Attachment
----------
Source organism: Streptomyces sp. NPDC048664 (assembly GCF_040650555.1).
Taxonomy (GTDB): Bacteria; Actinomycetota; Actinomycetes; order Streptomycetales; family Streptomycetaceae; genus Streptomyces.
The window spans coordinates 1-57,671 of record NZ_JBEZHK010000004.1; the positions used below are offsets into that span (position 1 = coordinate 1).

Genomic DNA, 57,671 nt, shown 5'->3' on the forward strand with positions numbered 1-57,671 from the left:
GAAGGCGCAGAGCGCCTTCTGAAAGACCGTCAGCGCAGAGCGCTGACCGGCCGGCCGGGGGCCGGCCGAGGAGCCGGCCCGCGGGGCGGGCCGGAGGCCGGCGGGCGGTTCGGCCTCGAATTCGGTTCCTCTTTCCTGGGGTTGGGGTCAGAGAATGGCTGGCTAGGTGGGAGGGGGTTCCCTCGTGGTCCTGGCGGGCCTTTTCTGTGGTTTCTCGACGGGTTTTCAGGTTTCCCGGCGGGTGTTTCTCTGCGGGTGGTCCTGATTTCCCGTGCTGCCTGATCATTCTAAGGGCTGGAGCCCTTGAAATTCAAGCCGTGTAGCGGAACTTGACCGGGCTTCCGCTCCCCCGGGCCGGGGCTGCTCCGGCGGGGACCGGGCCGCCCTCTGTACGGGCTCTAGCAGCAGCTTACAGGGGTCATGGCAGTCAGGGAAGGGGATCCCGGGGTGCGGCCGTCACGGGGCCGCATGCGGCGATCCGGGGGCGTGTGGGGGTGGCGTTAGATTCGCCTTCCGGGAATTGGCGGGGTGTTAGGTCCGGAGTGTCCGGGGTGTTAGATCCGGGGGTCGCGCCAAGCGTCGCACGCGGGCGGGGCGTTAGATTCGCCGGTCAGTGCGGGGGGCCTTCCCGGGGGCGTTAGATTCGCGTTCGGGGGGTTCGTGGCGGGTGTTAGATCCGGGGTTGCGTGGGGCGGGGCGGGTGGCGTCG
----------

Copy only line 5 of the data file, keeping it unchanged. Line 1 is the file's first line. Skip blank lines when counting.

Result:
GAAGGCGCAGAGCGCCTTCTGAAAGACCGTCAGCGCAGAGCGCTGACCGGCCGGCCGGGGGCCGGCCGAGGAGCCGGCCCGCGGGGCGGGCCGGAGGCCGGCGGGCGGTTCGGCCTCGAATTCGGTTCCTCTTTCCTGGGGTTGGGGTCAGAGAATGGCTGGCTAGGTGGGAGGGGGTTCCCTCGTGGTCCTGGCGGGCCTTTTCTGTGGTTTCTCGACGGGTTTTCAGGTTTCCCGGCGGGTGTTTCTCTGCGGGTGGTCCTGATTTCCCGTGCTGCCTGATCATTCTAAGGGCTGGAGCCCTTGAAATTCAAGCCGTGTAGCGGAACTTGACCGGGCTTCCGCTCCCCCGGGCCGGGGCTGCTCCGGCGGGGACCGGGCCGCCCTCTGTACGGGCTCTAGCAGCAGCTTACAGGGGTCATGGCAGTCAGGGAAGGGGATCCCGGGGTGCGGCCGTCACGGGGCCGCATGCGGCGATCCGGGGGCGTGTGGGGGTGGCGTTAGATTCGCCTTCCGGGAATTGGCGGGGTGTTAGGTCCGGAGTGTCCGGGGTGTTAGATCCGGGGGTCGCGCCAAGCGTCGCACGCGGGCGGGGCGTTAGATTCGCCGGTCAGTGCGGGGGGCCTTCCCGGGGGCGTTAGATTCGCGTTCGGGGGGTTCGTGGCGGGTGTTAGATCCGGGGTTGCGTGGGGCGGGGCGGGTGGCGTCG